AP: Volkswagen opened a plant in Tennessee last month with 2,000 workers. Honda is hiring 1,000 in Indiana to meet demand for its best-selling Civic. General Motors is looking for 2,500 in Detroit to build the Chevy Volt.
Two years after the end of the Great Recession, the auto industry is hiring again – and much faster than the rest of the economy … The hiring spree is even more remarkable because memories of the U.S. auto industry’s near-death experience are fresh. In 2009, General Motors and Chrysler both got government bailouts and entered bankruptcy, and auto sales hit a 30-year low.
In June of that year, about 623,000 people were employed by the auto industry in the United States, the fewest since the early 1980s. Now the figure is almost 700,000, a 12 percent increase.
Sales are back up, too, and automakers are hiring by the thousands to meet increased demand.
…Besides hiring 2,000 people itself, Volkswagen figures the plant, where it will make its new Passat, will create 9,000 spin-off jobs in the region, including 500 at auto-supplier plants that are springing up nearby.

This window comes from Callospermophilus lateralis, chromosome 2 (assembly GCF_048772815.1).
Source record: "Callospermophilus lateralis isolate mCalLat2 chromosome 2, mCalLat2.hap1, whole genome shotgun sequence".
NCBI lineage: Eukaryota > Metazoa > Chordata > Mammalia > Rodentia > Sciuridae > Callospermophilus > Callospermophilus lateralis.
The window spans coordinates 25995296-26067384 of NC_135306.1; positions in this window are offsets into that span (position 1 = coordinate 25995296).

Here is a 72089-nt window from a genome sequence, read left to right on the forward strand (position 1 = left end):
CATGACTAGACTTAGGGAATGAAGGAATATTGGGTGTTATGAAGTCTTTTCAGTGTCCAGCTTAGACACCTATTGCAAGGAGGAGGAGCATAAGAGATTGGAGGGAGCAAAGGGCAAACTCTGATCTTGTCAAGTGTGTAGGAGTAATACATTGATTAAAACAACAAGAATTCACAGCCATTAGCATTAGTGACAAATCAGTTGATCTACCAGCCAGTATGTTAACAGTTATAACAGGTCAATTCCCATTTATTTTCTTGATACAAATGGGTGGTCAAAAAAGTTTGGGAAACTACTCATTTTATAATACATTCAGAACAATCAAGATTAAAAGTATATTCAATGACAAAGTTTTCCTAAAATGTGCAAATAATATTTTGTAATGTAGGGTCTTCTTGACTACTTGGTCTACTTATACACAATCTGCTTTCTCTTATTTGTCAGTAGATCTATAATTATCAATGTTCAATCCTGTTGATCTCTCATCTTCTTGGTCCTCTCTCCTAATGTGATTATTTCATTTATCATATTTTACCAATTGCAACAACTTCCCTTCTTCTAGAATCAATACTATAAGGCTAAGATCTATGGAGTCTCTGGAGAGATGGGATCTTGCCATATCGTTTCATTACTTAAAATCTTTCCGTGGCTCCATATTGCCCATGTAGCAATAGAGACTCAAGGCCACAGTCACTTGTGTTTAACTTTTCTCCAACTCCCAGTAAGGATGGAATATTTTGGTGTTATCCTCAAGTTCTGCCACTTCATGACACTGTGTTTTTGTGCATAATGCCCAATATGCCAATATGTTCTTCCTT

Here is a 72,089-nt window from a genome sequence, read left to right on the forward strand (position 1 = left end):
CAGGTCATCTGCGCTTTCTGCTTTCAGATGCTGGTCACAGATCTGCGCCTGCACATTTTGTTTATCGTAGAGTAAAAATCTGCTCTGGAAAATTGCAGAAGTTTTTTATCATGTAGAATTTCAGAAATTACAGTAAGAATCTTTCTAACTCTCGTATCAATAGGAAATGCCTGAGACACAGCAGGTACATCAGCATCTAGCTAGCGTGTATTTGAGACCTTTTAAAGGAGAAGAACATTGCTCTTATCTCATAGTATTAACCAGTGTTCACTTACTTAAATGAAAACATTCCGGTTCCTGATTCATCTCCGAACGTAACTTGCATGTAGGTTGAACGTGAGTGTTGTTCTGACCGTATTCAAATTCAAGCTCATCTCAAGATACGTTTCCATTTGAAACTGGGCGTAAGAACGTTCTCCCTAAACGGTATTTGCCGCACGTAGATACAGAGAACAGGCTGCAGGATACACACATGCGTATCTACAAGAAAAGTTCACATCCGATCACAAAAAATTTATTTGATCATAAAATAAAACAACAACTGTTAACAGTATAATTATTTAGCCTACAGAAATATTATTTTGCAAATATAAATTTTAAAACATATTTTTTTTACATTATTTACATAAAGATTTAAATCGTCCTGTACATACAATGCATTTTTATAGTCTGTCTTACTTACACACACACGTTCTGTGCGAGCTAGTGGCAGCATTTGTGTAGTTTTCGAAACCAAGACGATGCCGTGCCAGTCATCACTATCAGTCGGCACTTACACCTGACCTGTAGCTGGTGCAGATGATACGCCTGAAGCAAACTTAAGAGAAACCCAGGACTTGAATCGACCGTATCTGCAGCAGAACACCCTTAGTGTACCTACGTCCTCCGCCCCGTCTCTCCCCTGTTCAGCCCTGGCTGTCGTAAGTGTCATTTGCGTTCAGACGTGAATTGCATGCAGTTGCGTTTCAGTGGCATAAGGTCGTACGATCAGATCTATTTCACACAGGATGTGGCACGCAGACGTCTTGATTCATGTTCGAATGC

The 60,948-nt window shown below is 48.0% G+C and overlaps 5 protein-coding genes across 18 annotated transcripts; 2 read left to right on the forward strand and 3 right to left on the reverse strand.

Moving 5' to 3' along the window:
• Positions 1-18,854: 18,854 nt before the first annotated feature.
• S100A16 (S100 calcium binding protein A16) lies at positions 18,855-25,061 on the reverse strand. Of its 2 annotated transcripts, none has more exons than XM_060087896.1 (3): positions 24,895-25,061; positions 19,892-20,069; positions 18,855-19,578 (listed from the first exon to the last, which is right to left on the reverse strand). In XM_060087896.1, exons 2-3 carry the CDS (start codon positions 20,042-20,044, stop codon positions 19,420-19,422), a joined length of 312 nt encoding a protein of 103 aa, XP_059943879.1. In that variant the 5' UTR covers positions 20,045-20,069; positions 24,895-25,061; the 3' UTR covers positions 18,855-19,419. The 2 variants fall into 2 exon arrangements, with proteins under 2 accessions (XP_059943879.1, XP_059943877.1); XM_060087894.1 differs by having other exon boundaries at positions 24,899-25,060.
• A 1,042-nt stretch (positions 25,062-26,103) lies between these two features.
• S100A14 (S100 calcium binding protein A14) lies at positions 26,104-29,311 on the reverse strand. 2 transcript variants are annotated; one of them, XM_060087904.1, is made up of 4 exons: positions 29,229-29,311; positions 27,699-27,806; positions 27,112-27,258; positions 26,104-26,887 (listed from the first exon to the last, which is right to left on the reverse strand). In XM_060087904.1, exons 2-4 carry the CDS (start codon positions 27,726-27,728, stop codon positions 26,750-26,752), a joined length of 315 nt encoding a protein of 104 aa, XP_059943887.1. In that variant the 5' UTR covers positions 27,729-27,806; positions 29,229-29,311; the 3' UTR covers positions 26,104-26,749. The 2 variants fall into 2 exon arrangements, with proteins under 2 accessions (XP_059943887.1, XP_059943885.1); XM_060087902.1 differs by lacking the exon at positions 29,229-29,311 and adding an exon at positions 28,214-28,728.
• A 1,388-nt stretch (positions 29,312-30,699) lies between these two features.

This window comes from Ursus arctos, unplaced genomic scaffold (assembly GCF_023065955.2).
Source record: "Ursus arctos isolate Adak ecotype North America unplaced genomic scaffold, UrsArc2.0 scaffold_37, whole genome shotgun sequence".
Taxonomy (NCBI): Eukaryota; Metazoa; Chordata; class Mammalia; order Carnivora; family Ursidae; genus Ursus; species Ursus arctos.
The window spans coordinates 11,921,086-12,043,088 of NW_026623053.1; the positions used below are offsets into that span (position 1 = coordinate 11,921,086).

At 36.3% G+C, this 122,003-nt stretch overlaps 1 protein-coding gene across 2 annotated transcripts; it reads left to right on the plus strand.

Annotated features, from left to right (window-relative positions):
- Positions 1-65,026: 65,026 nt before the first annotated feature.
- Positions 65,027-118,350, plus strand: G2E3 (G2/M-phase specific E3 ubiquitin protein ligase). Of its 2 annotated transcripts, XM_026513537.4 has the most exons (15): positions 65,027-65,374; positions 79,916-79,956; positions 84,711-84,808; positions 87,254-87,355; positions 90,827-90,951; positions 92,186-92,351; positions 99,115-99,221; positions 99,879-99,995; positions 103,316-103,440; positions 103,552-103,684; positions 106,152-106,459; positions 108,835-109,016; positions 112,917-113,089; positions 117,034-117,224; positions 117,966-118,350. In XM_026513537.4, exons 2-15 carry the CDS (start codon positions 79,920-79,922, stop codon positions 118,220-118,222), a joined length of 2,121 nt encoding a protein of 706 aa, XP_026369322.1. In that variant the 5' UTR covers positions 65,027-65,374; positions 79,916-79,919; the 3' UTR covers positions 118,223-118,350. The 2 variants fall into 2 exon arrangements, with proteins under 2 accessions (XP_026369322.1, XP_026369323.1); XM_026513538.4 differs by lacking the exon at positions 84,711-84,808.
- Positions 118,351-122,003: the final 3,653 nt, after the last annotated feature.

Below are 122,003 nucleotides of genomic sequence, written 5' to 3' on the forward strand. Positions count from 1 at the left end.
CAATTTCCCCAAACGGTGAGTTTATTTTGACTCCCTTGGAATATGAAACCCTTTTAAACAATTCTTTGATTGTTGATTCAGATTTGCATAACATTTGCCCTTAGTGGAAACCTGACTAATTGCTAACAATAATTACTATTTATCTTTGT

…. The auto gains have been widespread, with the Midwest the biggest beneficiary. In Ohio alone, auto manufacturing jobs have risen 31 percent the past two years, while parts makers in Michigan have added nearly 20,000 jobs …. Parts jobs are also up 15 percent in Alabama and in Kentucky…
… GM, Ford and Chrysler are all making money for the first time since the mid-2000s and adding workers to build popular models like the revamped Ford Explorer….
…Auto companies are racing to hire white-collar workers, too. Monster.com has more than 100 postings for auto engineers, including a handful for Hyundai and Subaru. Electric batteries, touch-screen dashboards and other technology are becoming more common, so automakers need engineers with expertise.
…”I really do believe that we are seeing a renaissance in the American automobile industry,” says James Brock, a professor of economics at Miami University.
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